|Several weeks ago I saw a big fox running right underneath our kitchen window. It turned out it was mother Fox being busy with finding food for her kids. At the time we neither knew that she was a mother nor where she had her den.
But neighbours had seen the mother fox and possibly the father too in a decrepit barn down the road from us. The barn was just a ruin as a tree had fallen across the roof during the last winter.
About 10 days ago we heard shots from the woods bordering our property. Shortly after, Bea came back from meeting a neighbour and told me that someone had shot the parents of the little foxes. We just couldn’t believe that someone would do such a horrible thing. We still don’t know who the shooter was, but we saw two little foxes looking quite forlorn into this harsh world.
Meanwhile there are at least 2 people feeding the fox babies with hamburger and cut-up sausages. They have adjusted and every evening they are sitting and playing around the old barn. We feel so sorry for the two foxes but are glad that they look to survive the loss of their parents.
On a much happier note I went to St.Stephen today to get our Florida-van registered and RIV-inspected. First stop was at Canadian (Crappy) Tire where an employee took care of all the papers and stamped them. Afterwards we went outside where he checked the VIN-number and all the weight figures.
It was all over after 20 minutes – pretty straight forward procedure and yet absolutely unnecessary as all this has already been done at customs. Next stop was at an auto glass shop where I wanted to get a small window on the passenger side of the van replaced. It was a plexi-glass window and the sun in Florida had pretty much destroyed the plexi to a blind piece of plastic. I couldn’t even see the outside mirror through it. They suggested to replace the plexi with a piece of real auto glass. So “Tom” started by removing an inside cover underneath the window. Next thing he pulled out was a steel base and finally the piece of plexi came out. It was about 10x18 inch.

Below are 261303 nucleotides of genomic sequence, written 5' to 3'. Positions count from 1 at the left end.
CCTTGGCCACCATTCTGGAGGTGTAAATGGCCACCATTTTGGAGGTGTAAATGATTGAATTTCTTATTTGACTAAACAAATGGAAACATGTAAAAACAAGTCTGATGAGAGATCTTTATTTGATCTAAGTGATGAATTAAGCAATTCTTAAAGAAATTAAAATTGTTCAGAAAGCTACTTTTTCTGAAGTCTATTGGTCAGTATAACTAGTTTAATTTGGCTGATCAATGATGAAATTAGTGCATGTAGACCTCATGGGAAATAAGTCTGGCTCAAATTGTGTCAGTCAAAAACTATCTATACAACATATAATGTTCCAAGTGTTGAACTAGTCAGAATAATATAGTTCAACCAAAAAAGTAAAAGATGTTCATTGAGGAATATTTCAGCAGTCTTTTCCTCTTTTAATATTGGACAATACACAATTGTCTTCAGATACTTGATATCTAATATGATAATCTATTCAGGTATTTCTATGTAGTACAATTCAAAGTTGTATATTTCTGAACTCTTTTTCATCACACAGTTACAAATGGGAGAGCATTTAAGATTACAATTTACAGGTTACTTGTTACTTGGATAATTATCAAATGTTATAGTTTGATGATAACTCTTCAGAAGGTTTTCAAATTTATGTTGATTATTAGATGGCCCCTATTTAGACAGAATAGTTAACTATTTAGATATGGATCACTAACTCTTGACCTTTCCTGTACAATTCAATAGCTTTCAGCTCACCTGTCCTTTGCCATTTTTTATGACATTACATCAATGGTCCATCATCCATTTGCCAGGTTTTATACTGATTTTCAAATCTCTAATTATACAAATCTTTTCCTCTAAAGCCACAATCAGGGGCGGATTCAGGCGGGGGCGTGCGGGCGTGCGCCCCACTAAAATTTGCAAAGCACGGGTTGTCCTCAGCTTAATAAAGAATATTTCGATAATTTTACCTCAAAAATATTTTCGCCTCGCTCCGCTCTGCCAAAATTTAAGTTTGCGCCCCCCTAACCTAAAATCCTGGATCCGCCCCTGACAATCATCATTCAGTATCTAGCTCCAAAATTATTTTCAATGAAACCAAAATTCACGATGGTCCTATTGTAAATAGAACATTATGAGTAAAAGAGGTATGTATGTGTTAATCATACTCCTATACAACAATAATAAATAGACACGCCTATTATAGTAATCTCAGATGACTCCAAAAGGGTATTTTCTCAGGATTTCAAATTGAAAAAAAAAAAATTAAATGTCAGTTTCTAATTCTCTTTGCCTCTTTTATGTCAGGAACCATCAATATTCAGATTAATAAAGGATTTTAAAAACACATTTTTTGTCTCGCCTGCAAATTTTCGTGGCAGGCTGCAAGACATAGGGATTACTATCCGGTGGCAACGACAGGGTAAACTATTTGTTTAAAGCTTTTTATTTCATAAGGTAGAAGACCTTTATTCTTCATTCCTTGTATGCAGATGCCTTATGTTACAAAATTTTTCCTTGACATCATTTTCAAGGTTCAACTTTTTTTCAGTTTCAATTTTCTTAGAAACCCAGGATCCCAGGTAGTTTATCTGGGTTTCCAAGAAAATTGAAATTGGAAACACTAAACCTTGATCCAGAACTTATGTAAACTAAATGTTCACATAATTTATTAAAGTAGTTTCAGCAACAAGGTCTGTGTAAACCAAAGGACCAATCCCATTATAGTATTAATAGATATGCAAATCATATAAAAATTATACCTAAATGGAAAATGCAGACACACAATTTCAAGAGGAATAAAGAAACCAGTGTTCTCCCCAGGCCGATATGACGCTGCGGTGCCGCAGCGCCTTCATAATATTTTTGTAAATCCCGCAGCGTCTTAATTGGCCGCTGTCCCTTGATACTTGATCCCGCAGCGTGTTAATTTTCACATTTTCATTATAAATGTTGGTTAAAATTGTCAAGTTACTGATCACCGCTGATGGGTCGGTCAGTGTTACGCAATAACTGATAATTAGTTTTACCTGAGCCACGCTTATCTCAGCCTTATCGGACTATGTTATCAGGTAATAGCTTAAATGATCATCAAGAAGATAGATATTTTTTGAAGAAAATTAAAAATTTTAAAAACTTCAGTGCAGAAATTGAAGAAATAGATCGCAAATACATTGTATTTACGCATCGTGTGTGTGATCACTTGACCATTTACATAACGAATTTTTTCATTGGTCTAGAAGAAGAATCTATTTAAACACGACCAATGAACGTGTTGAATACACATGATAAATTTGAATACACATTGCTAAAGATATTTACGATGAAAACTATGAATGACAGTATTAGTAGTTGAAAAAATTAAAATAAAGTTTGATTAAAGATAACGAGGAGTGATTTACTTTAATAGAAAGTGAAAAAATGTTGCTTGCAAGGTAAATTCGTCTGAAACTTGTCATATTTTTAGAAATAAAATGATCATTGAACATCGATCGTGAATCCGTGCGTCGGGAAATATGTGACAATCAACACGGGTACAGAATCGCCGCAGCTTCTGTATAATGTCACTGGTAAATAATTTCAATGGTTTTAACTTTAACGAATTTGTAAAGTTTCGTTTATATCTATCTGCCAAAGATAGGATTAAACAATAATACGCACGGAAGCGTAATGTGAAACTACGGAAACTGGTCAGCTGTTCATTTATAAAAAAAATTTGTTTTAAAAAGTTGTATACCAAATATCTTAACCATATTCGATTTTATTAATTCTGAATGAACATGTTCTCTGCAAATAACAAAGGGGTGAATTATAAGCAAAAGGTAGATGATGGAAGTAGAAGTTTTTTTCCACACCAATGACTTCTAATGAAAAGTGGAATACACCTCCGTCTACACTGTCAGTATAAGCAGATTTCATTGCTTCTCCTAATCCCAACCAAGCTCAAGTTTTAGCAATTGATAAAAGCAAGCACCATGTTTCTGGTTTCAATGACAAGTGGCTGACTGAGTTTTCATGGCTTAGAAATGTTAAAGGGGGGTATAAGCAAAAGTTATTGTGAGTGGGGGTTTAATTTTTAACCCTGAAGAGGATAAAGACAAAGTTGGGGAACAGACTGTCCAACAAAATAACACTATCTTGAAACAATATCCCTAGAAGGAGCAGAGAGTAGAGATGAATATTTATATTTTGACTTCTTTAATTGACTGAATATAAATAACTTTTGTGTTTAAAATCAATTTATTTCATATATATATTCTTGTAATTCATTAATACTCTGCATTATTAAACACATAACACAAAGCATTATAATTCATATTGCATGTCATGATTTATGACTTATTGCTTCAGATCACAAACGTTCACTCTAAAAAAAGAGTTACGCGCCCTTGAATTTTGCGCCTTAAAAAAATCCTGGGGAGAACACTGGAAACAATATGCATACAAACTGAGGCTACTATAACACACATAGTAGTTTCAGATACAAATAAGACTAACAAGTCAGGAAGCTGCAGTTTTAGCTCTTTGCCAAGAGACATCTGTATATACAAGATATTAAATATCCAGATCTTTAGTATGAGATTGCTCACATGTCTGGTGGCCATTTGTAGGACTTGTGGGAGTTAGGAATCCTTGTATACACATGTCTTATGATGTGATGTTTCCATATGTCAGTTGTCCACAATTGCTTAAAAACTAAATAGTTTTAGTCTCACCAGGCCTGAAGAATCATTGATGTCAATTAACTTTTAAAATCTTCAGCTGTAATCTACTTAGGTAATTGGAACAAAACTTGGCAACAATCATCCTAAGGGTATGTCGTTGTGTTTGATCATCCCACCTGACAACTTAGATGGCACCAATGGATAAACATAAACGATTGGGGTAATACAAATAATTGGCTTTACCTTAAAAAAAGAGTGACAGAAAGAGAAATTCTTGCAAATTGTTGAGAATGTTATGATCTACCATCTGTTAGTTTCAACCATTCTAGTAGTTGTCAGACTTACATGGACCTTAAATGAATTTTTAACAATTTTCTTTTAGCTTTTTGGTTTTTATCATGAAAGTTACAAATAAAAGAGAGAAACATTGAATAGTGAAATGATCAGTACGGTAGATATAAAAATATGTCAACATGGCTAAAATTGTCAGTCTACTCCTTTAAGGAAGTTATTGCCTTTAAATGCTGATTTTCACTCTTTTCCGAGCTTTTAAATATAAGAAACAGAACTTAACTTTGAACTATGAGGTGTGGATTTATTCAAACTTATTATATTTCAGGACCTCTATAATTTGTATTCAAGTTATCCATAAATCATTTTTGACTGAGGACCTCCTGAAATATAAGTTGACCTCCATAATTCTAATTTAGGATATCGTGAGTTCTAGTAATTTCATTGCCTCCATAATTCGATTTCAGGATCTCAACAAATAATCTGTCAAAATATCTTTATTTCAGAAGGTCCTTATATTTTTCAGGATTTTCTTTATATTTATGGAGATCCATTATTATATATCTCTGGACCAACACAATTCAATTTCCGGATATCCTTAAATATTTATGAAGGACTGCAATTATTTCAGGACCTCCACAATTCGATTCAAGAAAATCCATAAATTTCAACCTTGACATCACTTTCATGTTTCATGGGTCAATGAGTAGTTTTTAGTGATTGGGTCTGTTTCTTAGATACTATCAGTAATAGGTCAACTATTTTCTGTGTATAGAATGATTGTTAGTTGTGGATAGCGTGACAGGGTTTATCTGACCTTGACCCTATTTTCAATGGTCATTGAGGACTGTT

A piece of auto glass was found and placed on a table. Tom followed a procedure I have never seen before. After a glass cutter was used on both sides the area was sprayed with a liquid which Tom ignited with a lighter. I saw a flame creep along the cut and before I knew it Tom had the cut-off in his hand. After all the cuts were made he went to a band sander and sanded the edges and the round top.
Back at the van he then inserted the new window glass from beneath – and made a face. The piece didn’t fit. What neither Tom nor anybody else had realized was that the glass was curved. The straight piece simply wouldn’t fit in.
Tom went to his boss and a decision was made to use Lexan – plexi instead of auto glass. Lexan is UV stabilized and has a certain flexibility to follow a curved profile.
This time the piece was cut out with a jigsaw. Another careful sanding of the edges followed and after another 30 minutes I had a new clear window on the passenger side. Taking out the old pane Tom had discovered some rust on the metal frame of the glass. He scraped off loose rust and applied a rust converting primer. I was impressed how professional this guy went about his work but was curious about how much i would have to pay for all this. By this time I had been traipsing around the shop for close to 2 hours.
When it was time to pay the bill it was just $124 bucks for the material and one hour of labour. Not a bad deal at all.
But I had 2 other errands on my list. First I needed the New Brunswick license plates from “Service New Brunswick”. Normally this office is so busy that one has to calculate a lot of waiting time. Not so today. It was almost empty and I didn’t even got my butt into a chair when my number appeared on the screen. I dumped all the papers and stamped forms on her counter and 400 Dollars later I had my registration and license plates. The 400 Dollars are also containing 8% provincial sales tax which New Brunswick is asking for EVERY time a vehicle is changing ownership. I had previously paid the federal part 5% GST (Goods and service tax) at the time of importation.
From Florida……………………………………………to New Brunswick
Now I had only one more errand left. I was thinking of establishing a business bank account at the RBC, the Royal Bank of Canada. After entering the bank I was standing around at the information counter, but the lady there seemed to be very busy with something else. There was no other customer around but nobody made any attempt to step up and ask how they could help me. Finally after about 5 minutes a lady came up from behind one of the teller counters to inquire about my business being there. I told her my errand and she asked whether I had an appointment which I had not. I replied by asking her whether that was needed, which she confirmed. Yet she went to the rear of the offices but came back with that professional “I’m sorry-look” in her face. Nobody was available to take on a new customer for establishing a business account. All I got was a business card with a number to call.
Let me just say that I NEVER EVER will walk into that bank again. I’m certainly not spending another three hours on the road to see an arrogant bank officer,
If it is not possible to walk into a bank and get a bank account without a prior appointment they do not deserve to have customers at all.
On my way out of town I had to wait more than 30 minutes to get across the border. The Americans have currently closed a 2 border crossing west of St.Stephen so more traffic is going across the bridge between St.Stephen and Calais. In fact, the traffic line-up went all the way through Water Street. It was slow going, but I finally got trough.
For our American neighbours: EU=French for Etat Unis
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